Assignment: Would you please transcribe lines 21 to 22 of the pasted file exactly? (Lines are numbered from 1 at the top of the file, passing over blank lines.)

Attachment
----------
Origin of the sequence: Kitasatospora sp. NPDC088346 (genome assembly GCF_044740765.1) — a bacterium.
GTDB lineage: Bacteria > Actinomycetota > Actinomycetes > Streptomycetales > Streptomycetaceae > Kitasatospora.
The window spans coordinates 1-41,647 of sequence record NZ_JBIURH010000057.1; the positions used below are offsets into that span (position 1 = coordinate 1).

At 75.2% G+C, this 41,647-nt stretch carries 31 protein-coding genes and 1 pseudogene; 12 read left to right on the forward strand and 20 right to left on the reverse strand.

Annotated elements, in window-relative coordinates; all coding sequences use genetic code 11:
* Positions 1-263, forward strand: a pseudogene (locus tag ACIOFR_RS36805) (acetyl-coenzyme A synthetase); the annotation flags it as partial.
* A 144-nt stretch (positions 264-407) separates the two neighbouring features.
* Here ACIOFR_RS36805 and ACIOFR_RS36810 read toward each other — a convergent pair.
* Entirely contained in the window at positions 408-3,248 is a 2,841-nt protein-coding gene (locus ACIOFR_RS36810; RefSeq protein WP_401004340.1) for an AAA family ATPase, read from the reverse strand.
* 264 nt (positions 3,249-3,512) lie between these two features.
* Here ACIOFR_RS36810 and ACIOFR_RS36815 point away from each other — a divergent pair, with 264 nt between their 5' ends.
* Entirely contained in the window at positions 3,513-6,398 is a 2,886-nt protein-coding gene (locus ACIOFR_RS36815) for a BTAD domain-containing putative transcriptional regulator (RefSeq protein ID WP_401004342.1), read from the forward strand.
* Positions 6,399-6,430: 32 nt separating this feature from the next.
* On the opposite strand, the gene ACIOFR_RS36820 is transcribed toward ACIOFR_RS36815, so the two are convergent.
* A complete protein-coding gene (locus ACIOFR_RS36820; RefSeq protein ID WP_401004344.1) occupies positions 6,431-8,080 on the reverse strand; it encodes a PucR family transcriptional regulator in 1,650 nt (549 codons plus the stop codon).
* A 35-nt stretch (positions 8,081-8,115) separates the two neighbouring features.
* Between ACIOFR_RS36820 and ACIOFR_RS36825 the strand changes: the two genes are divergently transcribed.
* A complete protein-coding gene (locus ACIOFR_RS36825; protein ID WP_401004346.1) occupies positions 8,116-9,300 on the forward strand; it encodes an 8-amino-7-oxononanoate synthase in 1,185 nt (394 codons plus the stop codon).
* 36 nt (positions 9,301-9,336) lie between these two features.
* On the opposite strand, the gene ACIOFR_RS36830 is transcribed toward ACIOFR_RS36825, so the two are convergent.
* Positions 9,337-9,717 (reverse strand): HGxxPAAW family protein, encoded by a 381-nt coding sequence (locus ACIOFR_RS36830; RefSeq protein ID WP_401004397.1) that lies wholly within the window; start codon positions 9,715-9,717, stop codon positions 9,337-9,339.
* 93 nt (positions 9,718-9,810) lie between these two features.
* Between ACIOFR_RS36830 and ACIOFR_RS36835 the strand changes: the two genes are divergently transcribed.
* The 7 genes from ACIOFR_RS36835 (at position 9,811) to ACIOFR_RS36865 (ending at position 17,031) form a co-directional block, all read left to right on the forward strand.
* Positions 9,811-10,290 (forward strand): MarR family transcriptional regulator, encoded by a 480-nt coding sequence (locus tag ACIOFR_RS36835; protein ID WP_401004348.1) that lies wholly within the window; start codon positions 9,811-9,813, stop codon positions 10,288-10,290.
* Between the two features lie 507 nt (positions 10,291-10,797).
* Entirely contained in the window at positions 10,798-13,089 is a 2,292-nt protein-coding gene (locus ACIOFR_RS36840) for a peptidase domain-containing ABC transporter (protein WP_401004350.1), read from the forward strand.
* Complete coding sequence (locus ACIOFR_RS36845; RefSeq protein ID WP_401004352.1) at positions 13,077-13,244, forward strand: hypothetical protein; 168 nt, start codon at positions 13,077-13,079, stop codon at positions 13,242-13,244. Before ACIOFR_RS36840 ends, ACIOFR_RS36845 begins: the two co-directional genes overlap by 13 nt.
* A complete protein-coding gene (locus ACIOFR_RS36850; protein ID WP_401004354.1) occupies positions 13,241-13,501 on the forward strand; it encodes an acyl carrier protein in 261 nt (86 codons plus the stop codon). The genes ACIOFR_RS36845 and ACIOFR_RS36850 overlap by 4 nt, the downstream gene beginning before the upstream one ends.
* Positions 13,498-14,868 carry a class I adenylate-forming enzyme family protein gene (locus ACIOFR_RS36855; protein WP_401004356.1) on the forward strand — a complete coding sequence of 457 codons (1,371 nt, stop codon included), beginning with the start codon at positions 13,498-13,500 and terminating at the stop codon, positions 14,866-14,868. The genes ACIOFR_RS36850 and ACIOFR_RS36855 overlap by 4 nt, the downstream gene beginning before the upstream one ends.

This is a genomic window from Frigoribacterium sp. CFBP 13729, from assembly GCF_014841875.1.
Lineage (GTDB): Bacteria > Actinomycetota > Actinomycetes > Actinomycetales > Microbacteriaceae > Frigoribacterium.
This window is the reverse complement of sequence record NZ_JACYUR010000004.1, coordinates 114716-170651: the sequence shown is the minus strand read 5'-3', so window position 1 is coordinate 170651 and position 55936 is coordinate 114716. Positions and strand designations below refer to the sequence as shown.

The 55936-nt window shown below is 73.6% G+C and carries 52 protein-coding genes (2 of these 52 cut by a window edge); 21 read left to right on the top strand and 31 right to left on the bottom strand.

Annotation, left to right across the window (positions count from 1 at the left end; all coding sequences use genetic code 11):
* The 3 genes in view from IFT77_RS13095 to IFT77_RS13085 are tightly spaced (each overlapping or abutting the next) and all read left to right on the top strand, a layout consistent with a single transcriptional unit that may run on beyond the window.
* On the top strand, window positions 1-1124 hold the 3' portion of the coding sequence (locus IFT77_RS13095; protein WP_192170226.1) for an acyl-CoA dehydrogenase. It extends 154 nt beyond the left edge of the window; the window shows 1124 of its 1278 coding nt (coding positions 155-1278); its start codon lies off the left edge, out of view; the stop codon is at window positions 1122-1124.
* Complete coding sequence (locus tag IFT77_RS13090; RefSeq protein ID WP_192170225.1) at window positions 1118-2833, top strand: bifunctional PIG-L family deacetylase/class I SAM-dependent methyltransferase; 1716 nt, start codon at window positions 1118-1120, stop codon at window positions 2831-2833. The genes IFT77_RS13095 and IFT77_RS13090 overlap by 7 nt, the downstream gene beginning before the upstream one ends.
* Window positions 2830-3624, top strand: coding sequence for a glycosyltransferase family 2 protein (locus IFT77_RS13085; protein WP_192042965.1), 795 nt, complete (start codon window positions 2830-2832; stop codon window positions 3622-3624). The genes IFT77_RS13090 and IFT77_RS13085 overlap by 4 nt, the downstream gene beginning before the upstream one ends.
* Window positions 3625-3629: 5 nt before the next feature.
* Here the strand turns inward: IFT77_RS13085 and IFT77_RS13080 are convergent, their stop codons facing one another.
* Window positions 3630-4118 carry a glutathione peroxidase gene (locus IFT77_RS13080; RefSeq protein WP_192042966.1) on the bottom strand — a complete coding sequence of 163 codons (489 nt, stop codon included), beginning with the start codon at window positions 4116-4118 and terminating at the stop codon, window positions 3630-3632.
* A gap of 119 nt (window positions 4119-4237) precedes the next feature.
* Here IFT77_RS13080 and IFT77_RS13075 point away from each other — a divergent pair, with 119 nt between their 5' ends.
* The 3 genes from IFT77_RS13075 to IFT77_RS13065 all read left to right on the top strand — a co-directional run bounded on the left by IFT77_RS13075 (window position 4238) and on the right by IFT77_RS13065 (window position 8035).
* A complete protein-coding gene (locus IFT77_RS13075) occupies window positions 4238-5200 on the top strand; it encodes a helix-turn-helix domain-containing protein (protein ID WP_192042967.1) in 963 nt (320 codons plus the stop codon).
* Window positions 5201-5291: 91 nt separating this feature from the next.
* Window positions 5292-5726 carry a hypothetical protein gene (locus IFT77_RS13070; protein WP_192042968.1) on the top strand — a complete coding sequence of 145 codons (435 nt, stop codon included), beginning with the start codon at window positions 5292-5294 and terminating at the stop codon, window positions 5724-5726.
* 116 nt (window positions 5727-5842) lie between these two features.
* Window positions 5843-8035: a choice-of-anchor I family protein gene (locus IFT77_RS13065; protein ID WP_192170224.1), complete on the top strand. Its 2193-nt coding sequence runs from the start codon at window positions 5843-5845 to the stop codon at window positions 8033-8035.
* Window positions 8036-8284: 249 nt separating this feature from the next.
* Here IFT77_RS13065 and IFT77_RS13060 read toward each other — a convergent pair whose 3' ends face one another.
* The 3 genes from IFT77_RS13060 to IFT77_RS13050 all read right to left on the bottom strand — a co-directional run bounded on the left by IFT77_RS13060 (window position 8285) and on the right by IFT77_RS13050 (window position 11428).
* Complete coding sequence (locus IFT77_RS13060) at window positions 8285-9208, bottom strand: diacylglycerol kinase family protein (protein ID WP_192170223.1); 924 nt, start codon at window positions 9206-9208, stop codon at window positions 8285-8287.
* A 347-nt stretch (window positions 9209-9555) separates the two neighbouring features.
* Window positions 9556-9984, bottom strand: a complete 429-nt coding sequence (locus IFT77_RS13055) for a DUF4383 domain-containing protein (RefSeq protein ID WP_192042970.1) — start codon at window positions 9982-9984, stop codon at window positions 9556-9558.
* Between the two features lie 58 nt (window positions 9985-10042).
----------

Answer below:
* Positions 9,337-9,717 (reverse strand): HGxxPAAW family protein, encoded by a 381-nt coding sequence (locus ACIOFR_RS36830; RefSeq protein ID WP_401004397.1) that lies wholly within the window; start codon positions 9,715-9,717, stop codon positions 9,337-9,339.
* 93 nt (positions 9,718-9,810) lie between these two features.